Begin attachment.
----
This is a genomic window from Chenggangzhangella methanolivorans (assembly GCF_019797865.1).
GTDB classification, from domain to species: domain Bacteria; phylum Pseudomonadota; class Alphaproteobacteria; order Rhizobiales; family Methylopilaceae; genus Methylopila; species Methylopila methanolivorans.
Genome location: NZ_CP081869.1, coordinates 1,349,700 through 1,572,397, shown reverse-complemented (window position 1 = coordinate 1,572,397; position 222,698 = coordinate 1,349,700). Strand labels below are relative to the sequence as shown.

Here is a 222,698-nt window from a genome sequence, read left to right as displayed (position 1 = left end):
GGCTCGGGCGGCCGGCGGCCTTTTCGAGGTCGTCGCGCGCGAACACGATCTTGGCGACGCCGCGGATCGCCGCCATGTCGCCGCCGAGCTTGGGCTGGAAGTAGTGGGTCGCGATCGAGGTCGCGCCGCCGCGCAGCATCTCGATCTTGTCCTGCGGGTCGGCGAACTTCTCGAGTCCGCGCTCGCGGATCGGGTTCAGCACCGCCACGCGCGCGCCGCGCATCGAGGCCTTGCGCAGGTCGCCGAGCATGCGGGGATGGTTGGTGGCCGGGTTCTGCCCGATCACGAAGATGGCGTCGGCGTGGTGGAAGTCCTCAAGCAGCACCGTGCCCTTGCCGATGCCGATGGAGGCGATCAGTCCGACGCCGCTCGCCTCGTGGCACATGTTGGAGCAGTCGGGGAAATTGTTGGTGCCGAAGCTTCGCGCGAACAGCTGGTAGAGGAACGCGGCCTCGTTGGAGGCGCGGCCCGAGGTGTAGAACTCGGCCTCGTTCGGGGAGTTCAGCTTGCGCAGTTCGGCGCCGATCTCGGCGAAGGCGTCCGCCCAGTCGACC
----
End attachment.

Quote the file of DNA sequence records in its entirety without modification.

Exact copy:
This is a genomic window from Chenggangzhangella methanolivorans (assembly GCF_019797865.1).
GTDB classification, from domain to species: domain Bacteria; phylum Pseudomonadota; class Alphaproteobacteria; order Rhizobiales; family Methylopilaceae; genus Methylopila; species Methylopila methanolivorans.
Genome location: NZ_CP081869.1, coordinates 1,349,700 through 1,572,397, shown reverse-complemented (window position 1 = coordinate 1,572,397; position 222,698 = coordinate 1,349,700). Strand labels below are relative to the sequence as shown.

Here is a 222,698-nt window from a genome sequence, read left to right as displayed (position 1 = left end):
GGCTCGGGCGGCCGGCGGCCTTTTCGAGGTCGTCGCGCGCGAACACGATCTTGGCGACGCCGCGGATCGCCGCCATGTCGCCGCCGAGCTTGGGCTGGAAGTAGTGGGTCGCGATCGAGGTCGCGCCGCCGCGCAGCATCTCGATCTTGTCCTGCGGGTCGGCGAACTTCTCGAGTCCGCGCTCGCGGATCGGGTTCAGCACCGCCACGCGCGCGCCGCGCATCGAGGCCTTGCGCAGGTCGCCGAGCATGCGGGGATGGTTGGTGGCCGGGTTCTGCCCGATCACGAAGATGGCGTCGGCGTGGTGGAAGTCCTCAAGCAGCACCGTGCCCTTGCCGATGCCGATGGAGGCGATCAGTCCGACGCCGCTCGCCTCGTGGCACATGTTGGAGCAGTCGGGGAAATTGTTGGTGCCGAAGCTTCGCGCGAACAGCTGGTAGAGGAACGCGGCCTCGTTGGAGGCGCGGCCCGAGGTGTAGAACTCGGCCTCGTTCGGGGAGTTCAGCTTGCGCAGTTCGGCGCCGATCTCGGCGAAGGCGTCCGCCCAGTCGACC